Blockchain-based products are one of the longest-running ‘fads’ in history. Will it stay or fade and how should investors react?
Post-Covid, the fragile global economy is again at a precarious point – exacerbated by the warbetween Russia and Ukraine and its ramifications, in particular damaging sanctions by the US, NATO and its allies against Russia.
The biggest risks flowing from the sa nctions a re inflation and recession even as the US continues its policy of increasing interest rates this year. One of the most, if not the most damaging aspect of the sanctions is the closure of oil pipes from Russia. This has resulted in a global oil shortage which pushed oil prices from USD30 per barrel to a whopping USD 130 per barrel (as at the time of writing).
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Unsurprisingly, high inflation followed (8.5% in US and 7% in UK at the time of writing) as so many of our daily needs depend on stable oil supply such as petrol, fertiliser, etc. With fertilizer prices going up, food supply prices also rose.
The big concern voiced by some billionaires and multimillionaires like Robert Kiyosaki is that rising inflation will “wipe out” 50% of the American population as these people live paycheck to paycheck with many having only USD1,000 in their bank account. Governments around the world are wrapping their heads around the whole issue but there is one discernible trend – the call for regulation is getting stronger by the day.
“If prices reach USD25 for a can of tuna, that’s when you will see revolution,” he warns in an interview with the highly regarded Stansberry Research. The USD25 is of course just a theorical example but it brings home the point that runaway inflation can hit at any time if things continue as they are.
Other experts have also warned of a looming recession as higher US interest rates bite into living costs amid risingfood and energy prices. Loanborrowers also have to fork out more to service their loans. This is not just happening in the US but across the globe including China and Southeast Asia.
In China, a strict lockdown in Shanghai amid rising Omicron new cases is slowing down its recovery prospect this year. Analysts have almost unanimously described the scenario as a rapidly worsening economy.
If both the biggest economies in the world namely the US and China are facing headwinds, how would this impact the rest of the world?
What should the average investor do under such trying circumstances? Kiyosaki, who incidentally owns gold and oil mines, and who doesn’t own any shares in the stock market, has this to say, “Go for alternatives like gold, silver and cryptocurrency although buying Bitcoin and even Ethereum are a bit at a late stage now.” He recommends Solana which hasn’t quite reached the stratospheric pricing of Bitcoin. But that’s just one rich guy talking. Kiyosaki is known for predicting the bursting of America’s asset bubble namely the property and stock market, and is waiting for the collapse of the US dollar any time soon. Most experts at the moment scoff at the idea of the US stock market bursting or the US dollar collapsing.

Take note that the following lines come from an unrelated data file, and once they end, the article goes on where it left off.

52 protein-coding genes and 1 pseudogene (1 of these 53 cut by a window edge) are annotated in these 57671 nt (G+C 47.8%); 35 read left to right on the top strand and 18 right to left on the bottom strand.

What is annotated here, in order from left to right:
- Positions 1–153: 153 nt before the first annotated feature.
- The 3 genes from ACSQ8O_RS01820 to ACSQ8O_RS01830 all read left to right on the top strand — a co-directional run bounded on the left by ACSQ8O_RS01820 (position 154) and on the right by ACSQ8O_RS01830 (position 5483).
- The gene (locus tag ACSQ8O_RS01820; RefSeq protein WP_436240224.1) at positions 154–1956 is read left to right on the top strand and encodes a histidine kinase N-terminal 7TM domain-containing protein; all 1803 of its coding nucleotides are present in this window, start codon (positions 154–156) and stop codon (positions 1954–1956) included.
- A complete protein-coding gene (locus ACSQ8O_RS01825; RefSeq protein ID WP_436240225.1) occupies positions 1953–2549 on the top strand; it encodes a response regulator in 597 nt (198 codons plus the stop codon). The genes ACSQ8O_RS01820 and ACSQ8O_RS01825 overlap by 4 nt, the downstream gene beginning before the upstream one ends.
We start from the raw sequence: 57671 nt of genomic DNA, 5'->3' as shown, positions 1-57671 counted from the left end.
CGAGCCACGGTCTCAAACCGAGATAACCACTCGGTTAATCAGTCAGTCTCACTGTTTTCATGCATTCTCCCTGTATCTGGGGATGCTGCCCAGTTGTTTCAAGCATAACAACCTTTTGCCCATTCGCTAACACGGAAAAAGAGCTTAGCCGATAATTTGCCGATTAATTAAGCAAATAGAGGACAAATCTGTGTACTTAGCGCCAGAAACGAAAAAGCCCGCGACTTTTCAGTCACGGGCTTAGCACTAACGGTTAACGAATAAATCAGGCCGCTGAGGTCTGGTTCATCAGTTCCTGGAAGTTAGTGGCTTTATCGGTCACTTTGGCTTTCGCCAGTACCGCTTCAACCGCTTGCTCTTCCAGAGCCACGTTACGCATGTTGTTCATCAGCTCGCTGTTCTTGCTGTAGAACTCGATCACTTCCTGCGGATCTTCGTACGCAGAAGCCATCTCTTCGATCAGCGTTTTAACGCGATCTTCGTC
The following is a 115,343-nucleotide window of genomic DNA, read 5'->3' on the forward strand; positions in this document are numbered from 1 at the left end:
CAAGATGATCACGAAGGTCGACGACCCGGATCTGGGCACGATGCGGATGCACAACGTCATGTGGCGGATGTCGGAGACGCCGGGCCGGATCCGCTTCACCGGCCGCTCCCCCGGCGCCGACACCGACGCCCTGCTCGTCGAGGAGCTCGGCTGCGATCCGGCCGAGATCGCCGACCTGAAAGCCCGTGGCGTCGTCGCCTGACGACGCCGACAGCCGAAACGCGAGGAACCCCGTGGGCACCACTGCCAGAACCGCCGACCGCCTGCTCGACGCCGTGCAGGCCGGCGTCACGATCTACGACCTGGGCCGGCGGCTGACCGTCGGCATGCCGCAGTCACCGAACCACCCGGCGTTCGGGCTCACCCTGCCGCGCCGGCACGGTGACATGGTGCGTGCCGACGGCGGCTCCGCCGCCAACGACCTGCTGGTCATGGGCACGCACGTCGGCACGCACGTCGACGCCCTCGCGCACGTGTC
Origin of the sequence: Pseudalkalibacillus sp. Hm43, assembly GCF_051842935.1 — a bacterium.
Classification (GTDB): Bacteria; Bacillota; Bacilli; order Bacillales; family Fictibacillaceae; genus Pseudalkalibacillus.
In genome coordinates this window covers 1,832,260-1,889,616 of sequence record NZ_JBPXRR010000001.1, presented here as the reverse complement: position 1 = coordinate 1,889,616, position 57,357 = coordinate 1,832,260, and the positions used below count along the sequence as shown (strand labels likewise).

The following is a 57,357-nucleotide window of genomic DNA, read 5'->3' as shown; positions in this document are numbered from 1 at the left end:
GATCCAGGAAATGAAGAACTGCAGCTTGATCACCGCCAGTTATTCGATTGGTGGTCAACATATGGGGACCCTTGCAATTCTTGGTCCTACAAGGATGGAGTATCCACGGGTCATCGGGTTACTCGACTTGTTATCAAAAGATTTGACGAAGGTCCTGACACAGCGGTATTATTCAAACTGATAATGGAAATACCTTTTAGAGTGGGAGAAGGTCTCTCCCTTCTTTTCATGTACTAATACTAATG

Like many independent investors, Kiyosaki doesn’t trust the government’s alternative to cryptocurrency, variously named as CBDC or government digital currency, which he warns allows governments to track your every financial activity.
Most other well-known billionaires have also embraced cryptocurrency; Elon Musk, Jeff Bezos and Bill Gates are in favour of the new digital currencies. Facebook founder Mark Zuckerberg has gone one step further by conceiving the metaverse as an alternative digital world that uses cryptocurrency and where virtual real estate can be traded.
Clearly, the world is at an inflection point when it comes to migrating to digital currency from fiat currency, and total immersion into the metaverse. What’s certain is that this move to digitization can’t be stopped. It is the way to go, whether for good or bad.
Further institutional adoption could spark more investments by people and if you buy cryptocurrency as a long-term store of value, the more “real world” uses it has, the more likely demand and value will increase.
Governments around the world are wrapping their heads around the whole issue but there is one discernible trend – the call for regulation is getting stronger by the day.
Sceptics point out that this is just a fad and cryptocurrencies and all blockchain-based products will eventually fade out just like tulip mania back in the 1630’s. The ‘irrational exuberance’ over cryptocurrency, metaverse and all blockchain-based products will soon die out.
But will it?
Just recently, Singtel, together with UOB and ADDX, have issued a USS100 million, five-year digital Sustainability-Linked Bond (SLB). The digital bonds, or tokenised bonds, are issued using blockchain and smart contract technology in order to eliminate manual processes throughout different stages of the security’s life cycle, including issuance, distribution, custody and post-trade servicing.
So, who’s to say how it will pan out in the future? What do the experts think?
Four experts weigh in;
Andy Ann, Founder, Chairman and CEO of NDN, YAS Insurtech
Johannes Weissenbaeck, Founder & CEO of OXO Living
K.Kathirgugan, founder-employee of a Silicon Valley food robotics pioneer